Our judgments of good and bad, right and wrong, are therefore a function of feeling as much as intellectual understanding. Yet Walzer does not specify how we are to distinguish sound passionate judgments from unsound ones. Surely some affiliative passions can lead to poor judgments and unjust decisions. We need to know when and how feelings should be incorporated into the deliberative process; we need to know how far empathic (or "affiliative") concern should reach; and we need some standards or method for discriminating between sentiments that deserve our respect and those that do not.

Another problem is that theorists of affect sometimes defend affective judgment as an alternative to impartiality. The feminist "ethics of care" that emerged in the 1980s grounds judgment in concern for particular others. It eschews impartiality, which it associates with rational respect for universal principles of justice. More recent proponents of this approach sometimes treat justice-oriented judgment and care-oriented judgment as complementary rather than competitive. Yet, like the rationalists, they associate impartial deliberation about justice with a form of reason that transcends sentiment. In this respect, they concede far too much to the dominant paradigm. Iris Young and Martha Nussbaum have similarly championed emotional forms of judgment as alternatives to impartiality. Although their approaches differ markedly from one another (and from the ethics of care), they share a certain skepticism about the ideal of impartiality, which they associate with an exclusive and untenable conception of human reason.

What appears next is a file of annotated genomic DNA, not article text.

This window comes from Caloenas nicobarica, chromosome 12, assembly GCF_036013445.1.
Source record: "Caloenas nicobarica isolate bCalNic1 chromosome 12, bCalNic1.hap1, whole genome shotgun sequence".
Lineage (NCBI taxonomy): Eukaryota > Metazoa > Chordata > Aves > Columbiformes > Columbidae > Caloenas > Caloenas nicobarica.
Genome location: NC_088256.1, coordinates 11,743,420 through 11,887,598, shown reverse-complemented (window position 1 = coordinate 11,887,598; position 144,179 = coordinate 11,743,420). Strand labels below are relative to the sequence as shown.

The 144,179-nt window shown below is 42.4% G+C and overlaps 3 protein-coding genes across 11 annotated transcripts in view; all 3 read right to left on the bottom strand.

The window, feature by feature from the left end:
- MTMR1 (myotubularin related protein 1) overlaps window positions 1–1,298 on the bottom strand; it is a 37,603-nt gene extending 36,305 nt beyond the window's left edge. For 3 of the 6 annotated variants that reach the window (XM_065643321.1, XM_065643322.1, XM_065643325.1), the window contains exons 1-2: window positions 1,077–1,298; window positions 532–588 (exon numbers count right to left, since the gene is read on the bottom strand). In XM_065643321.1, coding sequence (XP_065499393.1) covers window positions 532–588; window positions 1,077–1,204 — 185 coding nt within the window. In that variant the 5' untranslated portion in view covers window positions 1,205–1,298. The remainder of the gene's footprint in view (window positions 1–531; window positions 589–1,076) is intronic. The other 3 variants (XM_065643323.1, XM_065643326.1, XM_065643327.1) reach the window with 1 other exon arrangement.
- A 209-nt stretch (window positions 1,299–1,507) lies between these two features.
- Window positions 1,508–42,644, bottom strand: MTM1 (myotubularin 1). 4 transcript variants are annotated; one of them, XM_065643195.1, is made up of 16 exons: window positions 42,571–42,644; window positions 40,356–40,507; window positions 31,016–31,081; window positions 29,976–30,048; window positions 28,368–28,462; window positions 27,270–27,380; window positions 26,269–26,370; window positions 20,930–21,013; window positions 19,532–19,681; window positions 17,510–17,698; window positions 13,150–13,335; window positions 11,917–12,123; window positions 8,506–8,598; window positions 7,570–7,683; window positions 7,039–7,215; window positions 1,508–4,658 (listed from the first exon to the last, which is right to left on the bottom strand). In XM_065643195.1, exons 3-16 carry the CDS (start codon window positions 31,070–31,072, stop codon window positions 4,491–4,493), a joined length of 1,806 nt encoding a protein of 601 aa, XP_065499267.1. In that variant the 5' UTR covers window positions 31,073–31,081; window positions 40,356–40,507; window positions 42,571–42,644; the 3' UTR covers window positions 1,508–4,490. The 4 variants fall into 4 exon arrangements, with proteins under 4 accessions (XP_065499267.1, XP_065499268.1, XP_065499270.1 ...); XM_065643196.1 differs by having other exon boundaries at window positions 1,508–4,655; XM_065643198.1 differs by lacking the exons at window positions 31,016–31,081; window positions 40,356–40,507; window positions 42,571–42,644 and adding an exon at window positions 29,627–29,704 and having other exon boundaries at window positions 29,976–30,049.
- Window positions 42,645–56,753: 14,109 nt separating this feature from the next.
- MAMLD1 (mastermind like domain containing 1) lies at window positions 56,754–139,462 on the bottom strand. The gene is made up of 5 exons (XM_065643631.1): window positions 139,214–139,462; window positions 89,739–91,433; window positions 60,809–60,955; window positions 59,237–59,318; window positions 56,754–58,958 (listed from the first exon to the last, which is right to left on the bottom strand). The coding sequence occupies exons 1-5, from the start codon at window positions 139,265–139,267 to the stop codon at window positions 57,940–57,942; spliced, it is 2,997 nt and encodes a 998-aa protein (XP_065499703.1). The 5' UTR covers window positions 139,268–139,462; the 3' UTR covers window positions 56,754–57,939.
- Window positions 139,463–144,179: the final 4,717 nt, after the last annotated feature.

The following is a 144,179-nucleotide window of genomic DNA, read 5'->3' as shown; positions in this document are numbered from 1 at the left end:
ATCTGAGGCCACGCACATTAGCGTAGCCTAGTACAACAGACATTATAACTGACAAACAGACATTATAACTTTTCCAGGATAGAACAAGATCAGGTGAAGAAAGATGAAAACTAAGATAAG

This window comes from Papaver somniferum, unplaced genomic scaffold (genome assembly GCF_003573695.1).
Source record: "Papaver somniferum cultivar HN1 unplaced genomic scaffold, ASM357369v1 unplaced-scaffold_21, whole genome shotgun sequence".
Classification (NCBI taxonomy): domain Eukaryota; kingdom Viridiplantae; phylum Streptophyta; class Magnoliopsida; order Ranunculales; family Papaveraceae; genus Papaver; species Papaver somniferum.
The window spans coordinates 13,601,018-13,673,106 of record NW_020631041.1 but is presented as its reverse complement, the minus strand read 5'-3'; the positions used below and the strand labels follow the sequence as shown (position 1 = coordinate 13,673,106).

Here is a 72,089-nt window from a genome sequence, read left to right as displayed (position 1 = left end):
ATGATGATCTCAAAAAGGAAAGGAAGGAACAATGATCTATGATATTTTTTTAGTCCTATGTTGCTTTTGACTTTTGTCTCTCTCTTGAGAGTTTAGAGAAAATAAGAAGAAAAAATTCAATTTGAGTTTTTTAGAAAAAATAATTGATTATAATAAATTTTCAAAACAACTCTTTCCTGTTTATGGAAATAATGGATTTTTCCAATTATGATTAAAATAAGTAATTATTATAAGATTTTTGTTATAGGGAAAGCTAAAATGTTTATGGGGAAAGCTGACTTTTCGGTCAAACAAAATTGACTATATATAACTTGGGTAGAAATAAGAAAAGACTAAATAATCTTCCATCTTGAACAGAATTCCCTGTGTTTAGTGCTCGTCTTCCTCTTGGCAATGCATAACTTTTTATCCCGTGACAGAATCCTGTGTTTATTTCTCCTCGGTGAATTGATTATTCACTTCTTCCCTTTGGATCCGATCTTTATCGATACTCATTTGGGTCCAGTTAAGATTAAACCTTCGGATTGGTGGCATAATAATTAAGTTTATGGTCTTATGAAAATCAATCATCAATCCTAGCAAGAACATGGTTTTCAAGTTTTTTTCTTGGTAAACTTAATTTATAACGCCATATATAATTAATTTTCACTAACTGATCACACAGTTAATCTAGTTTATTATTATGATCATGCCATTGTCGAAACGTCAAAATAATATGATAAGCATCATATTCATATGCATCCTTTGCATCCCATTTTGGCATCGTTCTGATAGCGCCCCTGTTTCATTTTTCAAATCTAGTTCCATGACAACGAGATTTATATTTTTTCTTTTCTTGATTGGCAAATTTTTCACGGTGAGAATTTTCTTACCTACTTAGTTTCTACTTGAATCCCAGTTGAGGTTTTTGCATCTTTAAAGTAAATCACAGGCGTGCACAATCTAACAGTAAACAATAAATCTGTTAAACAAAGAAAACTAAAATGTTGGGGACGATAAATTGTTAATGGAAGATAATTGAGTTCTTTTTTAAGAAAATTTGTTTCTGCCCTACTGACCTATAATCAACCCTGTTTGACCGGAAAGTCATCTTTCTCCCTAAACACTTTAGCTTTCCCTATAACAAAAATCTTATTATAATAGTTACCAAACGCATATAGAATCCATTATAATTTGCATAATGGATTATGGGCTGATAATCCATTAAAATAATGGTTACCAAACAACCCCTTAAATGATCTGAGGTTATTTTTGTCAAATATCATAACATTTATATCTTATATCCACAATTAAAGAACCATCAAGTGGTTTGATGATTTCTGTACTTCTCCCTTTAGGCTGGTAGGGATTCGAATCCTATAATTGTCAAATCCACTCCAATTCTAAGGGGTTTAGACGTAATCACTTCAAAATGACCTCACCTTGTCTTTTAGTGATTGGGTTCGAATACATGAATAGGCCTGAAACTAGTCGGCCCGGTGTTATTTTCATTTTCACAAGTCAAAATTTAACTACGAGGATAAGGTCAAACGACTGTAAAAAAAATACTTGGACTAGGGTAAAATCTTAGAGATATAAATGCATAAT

Yet democratic citizens cannot afford to give up on this ideal. Impartiality entails a deliberative perspective that is neither prejudiced nor fragmentary. It involves considering things in a way that is not determined by (or does not simply serve) one's own interests, narrow sympathies, or idiosyncratic convictions. It is also an inclusive, even comprehensive view, which incorporates the relevant perspectives of all those affected by the object under consideration. Impartiality admits of degrees insofar as our judgments may be more or less free of prejudice and more or less inclusive. Few of us achieve perfect impartiality on a regular basis, and cross-cultural impartiality is especially difficult. But for most of us the exercise of impartiality in varying degrees of (im)perfection is a familiar experience. The aspirational ideal that guides us in this exercise is extremely valuable. Among other things, impartiality helps to insulate our evaluations and decisions from the privileges of power. Without some degree of impartiality, public decisions would lack legitimacy and justice would prove elusive. This is one thing that the rationalists get right: impartial judgment is a crucial condition of just public decision making in liberal democracy. It protects citizens from the unadorned force of power on public matters having to do with justice.